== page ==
• Further, casinos are typically required to provide a certain Return to Player (“RTP”) for a Class III game. The RTP is that amount provided to a player after a commission for the casino is deducted from a prize. For example, the RTP in Baccarat after a player places a wager on the Banker and a Banker win occurs is typically ninety eight and one half percent. In other words, the casino commission is only one and one half percent on a Banker win in a Baccarat game. Such limitations prevent casinos from providing higher prizes and better payouts than are typically provided to players.
  • SUMMARY
  • In one aspect of the disclosure, an apparatus is provided. The apparatus includes a processor that generates an electronic game card for a Class II game of chance and selects winning outcome indicia for the Class II game of chance. Further, the apparatus includes an emulation engine that generates an emulated Class III game based upon the winning outcome indicia for the Class II game of chance.
  • In another aspect, a computer program product is also provided. The computer program product includes a computer readable program. The computer readable program when executed on a computer causes the computer to generate an electronic game card for a Class II game of chance. Further, the computer readable program when executed on the computer is caused to select winning outcome indicia for the Class II game of chance. In addition, the computer readable program when executed on the computer is caused to generate an emulated Class III game based upon the winning outcome indicia for the Class II game of chance.
  • BRIEF DESCRIPTION OF THE DRAWINGS
  • The above-mentioned features of the present disclosure will become more apparent with reference to the following description taken in conjunction with the accompanying drawings wherein like reference numerals denote like elements and in which:
  • FIG. 1 illustrates an electronic game emulation configuration.
  • FIG. 2 illustrates the internal components of the emulation engine illustrated in FIG. 1.
  • FIG. 3A illustrates an electronic bingo card that is displayed by the game data display 106.
  • FIG. 3B illustrates different possible lines as winning outcomes for the electronic bingo card illustrated in FIG. 3A.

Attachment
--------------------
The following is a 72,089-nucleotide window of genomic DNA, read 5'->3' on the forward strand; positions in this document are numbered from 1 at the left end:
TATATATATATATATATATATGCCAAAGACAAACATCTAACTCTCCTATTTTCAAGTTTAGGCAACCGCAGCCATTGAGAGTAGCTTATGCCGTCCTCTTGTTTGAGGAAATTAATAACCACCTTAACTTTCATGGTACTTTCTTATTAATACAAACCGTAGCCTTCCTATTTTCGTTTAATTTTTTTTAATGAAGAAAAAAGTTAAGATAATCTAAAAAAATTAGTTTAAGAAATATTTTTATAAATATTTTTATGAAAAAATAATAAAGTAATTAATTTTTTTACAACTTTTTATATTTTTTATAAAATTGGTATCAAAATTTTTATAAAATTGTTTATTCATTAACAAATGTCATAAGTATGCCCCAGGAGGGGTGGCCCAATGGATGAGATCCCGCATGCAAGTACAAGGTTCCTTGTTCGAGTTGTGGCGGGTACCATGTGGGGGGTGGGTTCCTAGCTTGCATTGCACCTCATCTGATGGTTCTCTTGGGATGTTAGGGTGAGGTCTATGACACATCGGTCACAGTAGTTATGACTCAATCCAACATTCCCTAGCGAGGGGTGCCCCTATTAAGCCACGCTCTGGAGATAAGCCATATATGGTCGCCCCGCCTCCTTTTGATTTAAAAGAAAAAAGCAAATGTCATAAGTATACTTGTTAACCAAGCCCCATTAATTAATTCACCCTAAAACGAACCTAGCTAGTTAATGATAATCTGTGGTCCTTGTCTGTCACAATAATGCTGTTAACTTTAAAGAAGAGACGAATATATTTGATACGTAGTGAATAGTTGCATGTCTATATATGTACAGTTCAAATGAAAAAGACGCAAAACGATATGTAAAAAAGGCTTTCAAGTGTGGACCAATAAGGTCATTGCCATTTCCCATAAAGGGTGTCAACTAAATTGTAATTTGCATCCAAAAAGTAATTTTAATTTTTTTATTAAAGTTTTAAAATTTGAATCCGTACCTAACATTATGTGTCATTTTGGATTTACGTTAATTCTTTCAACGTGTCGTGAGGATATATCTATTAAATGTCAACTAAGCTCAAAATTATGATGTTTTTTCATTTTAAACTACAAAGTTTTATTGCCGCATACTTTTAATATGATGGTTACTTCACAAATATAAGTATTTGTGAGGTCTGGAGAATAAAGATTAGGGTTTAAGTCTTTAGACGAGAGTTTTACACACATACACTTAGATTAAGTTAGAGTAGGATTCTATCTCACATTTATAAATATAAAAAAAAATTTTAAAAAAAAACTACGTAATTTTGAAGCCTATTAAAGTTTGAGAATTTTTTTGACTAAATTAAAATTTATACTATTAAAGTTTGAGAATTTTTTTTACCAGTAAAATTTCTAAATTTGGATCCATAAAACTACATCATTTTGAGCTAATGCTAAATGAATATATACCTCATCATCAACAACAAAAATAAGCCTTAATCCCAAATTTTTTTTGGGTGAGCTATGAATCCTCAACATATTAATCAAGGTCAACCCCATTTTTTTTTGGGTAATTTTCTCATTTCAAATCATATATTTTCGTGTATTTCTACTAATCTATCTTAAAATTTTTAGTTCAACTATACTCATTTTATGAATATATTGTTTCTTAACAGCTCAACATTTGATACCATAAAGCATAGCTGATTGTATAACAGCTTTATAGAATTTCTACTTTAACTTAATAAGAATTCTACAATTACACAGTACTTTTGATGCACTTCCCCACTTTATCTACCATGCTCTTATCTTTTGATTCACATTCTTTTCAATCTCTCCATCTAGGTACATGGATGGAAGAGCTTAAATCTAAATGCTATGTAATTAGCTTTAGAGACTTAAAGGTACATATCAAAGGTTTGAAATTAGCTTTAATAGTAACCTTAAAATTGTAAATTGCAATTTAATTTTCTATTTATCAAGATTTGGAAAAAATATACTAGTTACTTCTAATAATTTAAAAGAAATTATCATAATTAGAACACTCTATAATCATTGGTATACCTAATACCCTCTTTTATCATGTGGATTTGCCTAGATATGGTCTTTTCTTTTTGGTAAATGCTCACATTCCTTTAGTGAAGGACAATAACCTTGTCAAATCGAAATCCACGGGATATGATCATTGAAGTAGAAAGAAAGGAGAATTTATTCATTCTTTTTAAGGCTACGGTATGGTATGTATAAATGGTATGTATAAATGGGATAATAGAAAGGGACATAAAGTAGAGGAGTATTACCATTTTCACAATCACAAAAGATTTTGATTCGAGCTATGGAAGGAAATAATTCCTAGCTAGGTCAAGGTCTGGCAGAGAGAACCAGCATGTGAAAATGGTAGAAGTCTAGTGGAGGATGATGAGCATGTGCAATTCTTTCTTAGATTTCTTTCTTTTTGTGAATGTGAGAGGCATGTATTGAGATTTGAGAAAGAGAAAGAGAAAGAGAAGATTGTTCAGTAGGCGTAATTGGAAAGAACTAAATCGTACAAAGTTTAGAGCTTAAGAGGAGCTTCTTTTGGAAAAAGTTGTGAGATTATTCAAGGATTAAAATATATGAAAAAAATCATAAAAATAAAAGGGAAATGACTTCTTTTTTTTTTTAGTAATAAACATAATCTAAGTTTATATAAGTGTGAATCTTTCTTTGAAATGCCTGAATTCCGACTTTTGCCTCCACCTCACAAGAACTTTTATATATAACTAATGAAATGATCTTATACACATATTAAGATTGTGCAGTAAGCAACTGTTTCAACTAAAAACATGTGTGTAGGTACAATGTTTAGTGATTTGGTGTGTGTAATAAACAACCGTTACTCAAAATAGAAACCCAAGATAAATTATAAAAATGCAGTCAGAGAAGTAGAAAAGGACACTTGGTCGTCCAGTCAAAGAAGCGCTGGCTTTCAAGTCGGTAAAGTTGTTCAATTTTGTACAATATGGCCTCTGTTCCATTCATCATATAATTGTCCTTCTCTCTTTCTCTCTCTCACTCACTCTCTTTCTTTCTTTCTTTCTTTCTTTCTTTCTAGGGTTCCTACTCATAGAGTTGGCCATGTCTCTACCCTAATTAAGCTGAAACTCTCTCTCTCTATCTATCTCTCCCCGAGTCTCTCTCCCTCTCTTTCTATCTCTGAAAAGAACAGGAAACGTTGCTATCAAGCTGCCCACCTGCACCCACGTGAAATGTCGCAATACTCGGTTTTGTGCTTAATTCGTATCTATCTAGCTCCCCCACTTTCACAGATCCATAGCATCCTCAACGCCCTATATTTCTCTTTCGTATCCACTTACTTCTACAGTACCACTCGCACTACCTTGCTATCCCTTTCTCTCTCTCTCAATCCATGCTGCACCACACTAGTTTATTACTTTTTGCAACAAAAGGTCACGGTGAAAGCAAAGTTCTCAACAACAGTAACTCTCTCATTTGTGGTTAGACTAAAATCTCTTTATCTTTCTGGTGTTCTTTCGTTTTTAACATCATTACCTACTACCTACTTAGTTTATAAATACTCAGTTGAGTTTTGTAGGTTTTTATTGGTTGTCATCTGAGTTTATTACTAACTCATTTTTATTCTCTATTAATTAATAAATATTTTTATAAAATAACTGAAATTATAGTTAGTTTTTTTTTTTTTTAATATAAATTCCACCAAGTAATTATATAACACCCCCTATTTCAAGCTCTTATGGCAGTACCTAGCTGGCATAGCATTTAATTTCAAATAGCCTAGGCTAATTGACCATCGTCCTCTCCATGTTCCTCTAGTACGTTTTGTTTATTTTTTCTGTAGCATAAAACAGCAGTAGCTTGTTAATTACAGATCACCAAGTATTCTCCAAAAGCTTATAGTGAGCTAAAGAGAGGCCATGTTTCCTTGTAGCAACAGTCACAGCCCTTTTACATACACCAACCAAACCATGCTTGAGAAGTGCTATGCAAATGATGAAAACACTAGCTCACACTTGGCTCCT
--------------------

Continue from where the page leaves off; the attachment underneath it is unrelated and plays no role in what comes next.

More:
• FIG. 3C illustrates a line table that designates which line corresponds to which row.
  • FIG. 3D illustrates an example of Class II game data that is provided from the game server to the game terminal for display at the game data display.
  • FIG. 3E illustrates a display of the emulated game of Baccarat on the game data display.
  • FIG. 3F illustrates an example of Class II game data that is provided from the game server to the game terminal for display at the game data display for side wagers.
  • FIG. 4 illustrates an emulation selection configuration.
  • FIG. 5 illustrates a process that may be utilized to perform Class III game emulation.
  • DETAILED DESCRIPTION
  • An electronic game emulation configuration provides the appearance of providing a first game of chance, but is operated according to a second game of chance that is a distinct type of game from the first game of chance. For example, a Class II gaming machine may provide the appearance of providing a Class III game, but determines an outcome according to a Class II format. An outcome for a Class II game is determined according to determining of a Bingo draw whereas an outcome for a Class III game is determined according to a random selection of indicia performed by a random number generator (“RNG”). A Class II game does not involve player skill, but the skill of the player may have effect on the outcome of a Class III game.
  • As an example, the electronic game emulation configuration may determine an outcome via a Class II game such as Bingo and emulate a Class III game such as Baccarat that is based upon the predetermined outcome of the Class II game. The electronic game emulation configuration improves the functioning of a computer by emulating a Class III game that is operated according to a Class II configuration so that a Class II game terminal can be played by a player in a format that appears to be a Class III game. The Class II game may or may not be limited to a finite quantity of bingo cards.
  • Although Baccarat is utilized as an example of a Class III game, a variety of Class III games may be utilized by the electronic game emulation configuration. For example, the Class III game may alternatively be Three Card Poker, Four Card Poker, Carribean Stud, Let It Ride, Ultimate Texas Hold 'Em, Casino War, etc. Further, a variety of other types of games may be utilized other than Bingo. For example, a lottery game may be utilized instead of Bingo. As an example of a Class III game other than Baccarat, five card poker may be utilized as the Class IIII game. Each card of poker would be emulated based on a distinct electronic bingo card.